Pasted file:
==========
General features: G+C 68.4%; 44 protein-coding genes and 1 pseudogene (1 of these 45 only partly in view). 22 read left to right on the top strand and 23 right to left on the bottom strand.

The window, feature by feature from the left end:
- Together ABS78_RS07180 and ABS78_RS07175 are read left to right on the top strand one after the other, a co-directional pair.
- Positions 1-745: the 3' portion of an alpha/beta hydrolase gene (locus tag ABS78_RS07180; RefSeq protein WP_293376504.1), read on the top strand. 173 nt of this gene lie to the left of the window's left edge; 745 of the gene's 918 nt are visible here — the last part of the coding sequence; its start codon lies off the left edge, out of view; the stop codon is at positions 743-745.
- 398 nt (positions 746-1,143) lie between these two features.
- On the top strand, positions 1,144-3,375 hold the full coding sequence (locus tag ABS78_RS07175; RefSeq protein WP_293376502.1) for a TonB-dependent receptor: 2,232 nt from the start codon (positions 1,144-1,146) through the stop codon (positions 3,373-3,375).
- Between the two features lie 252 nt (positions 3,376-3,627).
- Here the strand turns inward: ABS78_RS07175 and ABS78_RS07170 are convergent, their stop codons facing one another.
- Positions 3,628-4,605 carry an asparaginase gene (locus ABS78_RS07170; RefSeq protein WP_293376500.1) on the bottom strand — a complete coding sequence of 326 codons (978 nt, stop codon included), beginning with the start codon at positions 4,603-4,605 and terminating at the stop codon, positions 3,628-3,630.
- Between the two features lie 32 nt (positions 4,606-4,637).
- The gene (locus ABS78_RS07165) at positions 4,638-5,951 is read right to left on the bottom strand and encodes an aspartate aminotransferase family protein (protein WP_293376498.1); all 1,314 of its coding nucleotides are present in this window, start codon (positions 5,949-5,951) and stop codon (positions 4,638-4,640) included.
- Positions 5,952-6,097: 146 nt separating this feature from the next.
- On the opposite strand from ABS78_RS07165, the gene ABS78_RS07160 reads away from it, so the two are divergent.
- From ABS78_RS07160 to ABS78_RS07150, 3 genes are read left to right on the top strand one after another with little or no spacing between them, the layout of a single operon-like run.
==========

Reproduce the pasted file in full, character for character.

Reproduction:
General features: G+C 68.4%; 44 protein-coding genes and 1 pseudogene (1 of these 45 only partly in view). 22 read left to right on the top strand and 23 right to left on the bottom strand.

The window, feature by feature from the left end:
- Together ABS78_RS07180 and ABS78_RS07175 are read left to right on the top strand one after the other, a co-directional pair.
- Positions 1-745: the 3' portion of an alpha/beta hydrolase gene (locus tag ABS78_RS07180; RefSeq protein WP_293376504.1), read on the top strand. 173 nt of this gene lie to the left of the window's left edge; 745 of the gene's 918 nt are visible here — the last part of the coding sequence; its start codon lies off the left edge, out of view; the stop codon is at positions 743-745.
- 398 nt (positions 746-1,143) lie between these two features.
- On the top strand, positions 1,144-3,375 hold the full coding sequence (locus tag ABS78_RS07175; RefSeq protein WP_293376502.1) for a TonB-dependent receptor: 2,232 nt from the start codon (positions 1,144-1,146) through the stop codon (positions 3,373-3,375).
- Between the two features lie 252 nt (positions 3,376-3,627).
- Here the strand turns inward: ABS78_RS07175 and ABS78_RS07170 are convergent, their stop codons facing one another.
- Positions 3,628-4,605 carry an asparaginase gene (locus ABS78_RS07170; RefSeq protein WP_293376500.1) on the bottom strand — a complete coding sequence of 326 codons (978 nt, stop codon included), beginning with the start codon at positions 4,603-4,605 and terminating at the stop codon, positions 3,628-3,630.
- Between the two features lie 32 nt (positions 4,606-4,637).
- The gene (locus ABS78_RS07165) at positions 4,638-5,951 is read right to left on the bottom strand and encodes an aspartate aminotransferase family protein (protein WP_293376498.1); all 1,314 of its coding nucleotides are present in this window, start codon (positions 5,949-5,951) and stop codon (positions 4,638-4,640) included.
- Positions 5,952-6,097: 146 nt separating this feature from the next.
- On the opposite strand from ABS78_RS07165, the gene ABS78_RS07160 reads away from it, so the two are divergent.
- From ABS78_RS07160 to ABS78_RS07150, 3 genes are read left to right on the top strand one after another with little or no spacing between them, the layout of a single operon-like run.